Photos 11 Oct

Sunday, October 12th - At Sea HAPPY FIRST BIRTHDAY LUC!!

The first of two consecutive days at sea, so time to relax and recuperate from all the touring. Unfortunately, we hit rather rough weather early in the day, and many people became sea sick. Both of us felt it, but made it through without incident. Enough onboard activities to enjoy ( quizzes, bingo, port lectures ) but the evening show was cancelled out of concern for the safety of the dance performers. Instead, a rather good vocal concert was given by 2 of the regular show performers . Also most decks were closed because of gale force winds and spray.

Late in the evening there was the high drama of a med-evac event. With the bad weather and no helicopter landing space, it was all quite dicey, but was successfully completed in short order with a stretcher/cable procedure. From the first ship-wide page (`Code A Gold') to the departure of the helicopter to Crete was under 2 hours.

Photos Oct 12


Monday, October 13 - At Sea - Happy Thanksgiving everyone!

The weather continued rough through the morning, but became significantly calmer by late afternoon - those who had been seasick begain to reappear around lunch time. We got a good laugh when one of the housekeepers lined up about 30 barf bags along the hand rails in her section - open and ready for use.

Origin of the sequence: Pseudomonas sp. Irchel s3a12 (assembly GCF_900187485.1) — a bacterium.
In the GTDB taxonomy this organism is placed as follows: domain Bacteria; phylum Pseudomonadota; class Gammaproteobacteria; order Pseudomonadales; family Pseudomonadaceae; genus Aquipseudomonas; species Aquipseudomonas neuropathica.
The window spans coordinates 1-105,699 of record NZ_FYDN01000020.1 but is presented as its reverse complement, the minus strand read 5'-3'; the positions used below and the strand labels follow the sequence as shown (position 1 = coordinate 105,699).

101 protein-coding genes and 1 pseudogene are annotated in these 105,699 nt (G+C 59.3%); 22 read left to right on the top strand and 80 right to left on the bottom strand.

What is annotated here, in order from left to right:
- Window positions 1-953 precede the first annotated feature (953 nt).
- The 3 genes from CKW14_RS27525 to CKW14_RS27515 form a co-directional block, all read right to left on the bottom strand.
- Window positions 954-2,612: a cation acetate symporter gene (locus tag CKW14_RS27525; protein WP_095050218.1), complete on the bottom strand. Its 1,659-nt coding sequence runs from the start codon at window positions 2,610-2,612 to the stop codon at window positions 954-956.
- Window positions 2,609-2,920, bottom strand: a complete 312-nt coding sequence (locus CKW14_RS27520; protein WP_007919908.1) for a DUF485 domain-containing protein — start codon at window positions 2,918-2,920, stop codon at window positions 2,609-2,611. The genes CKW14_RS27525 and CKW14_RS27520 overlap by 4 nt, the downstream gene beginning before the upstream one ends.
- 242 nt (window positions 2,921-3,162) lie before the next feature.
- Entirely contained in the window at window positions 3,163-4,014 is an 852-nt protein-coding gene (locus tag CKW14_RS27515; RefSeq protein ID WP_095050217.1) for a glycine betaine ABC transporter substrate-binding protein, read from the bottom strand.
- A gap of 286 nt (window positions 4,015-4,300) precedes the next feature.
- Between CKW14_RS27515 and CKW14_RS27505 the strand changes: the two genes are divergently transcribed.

During the morning some of my quiz buddies asked if I was going to the Canada Quiz that night - 'well', I said,' I must be doing the Canada Quiz after all!!' I had offered, but never heard back, so I checked the Daily Schedule Paper and sure enough it was published to the ship! I tracked down the host and made our arrangements and WE WERE ON!

Meanwhile, we'd heard that there were several other Canadians onboard - a group from Calgary, mostly in their 20s. The rest of the day was the usual round of daytime activities and a good show at night. After that we donned our CANADA shirts and set up for the quiz. The place was packed! We handed out CANADA pencils to everyone - actually ran out. Larry passed around chocolate Loonies and Toonies. The quiz was a great success and the prizes went over well. People keep stopping us and mentioning it. Fun! The normal quiz host got so excited he said he had never seen anything like it on any cruise, and called in the ship photographer to take photos for HQ.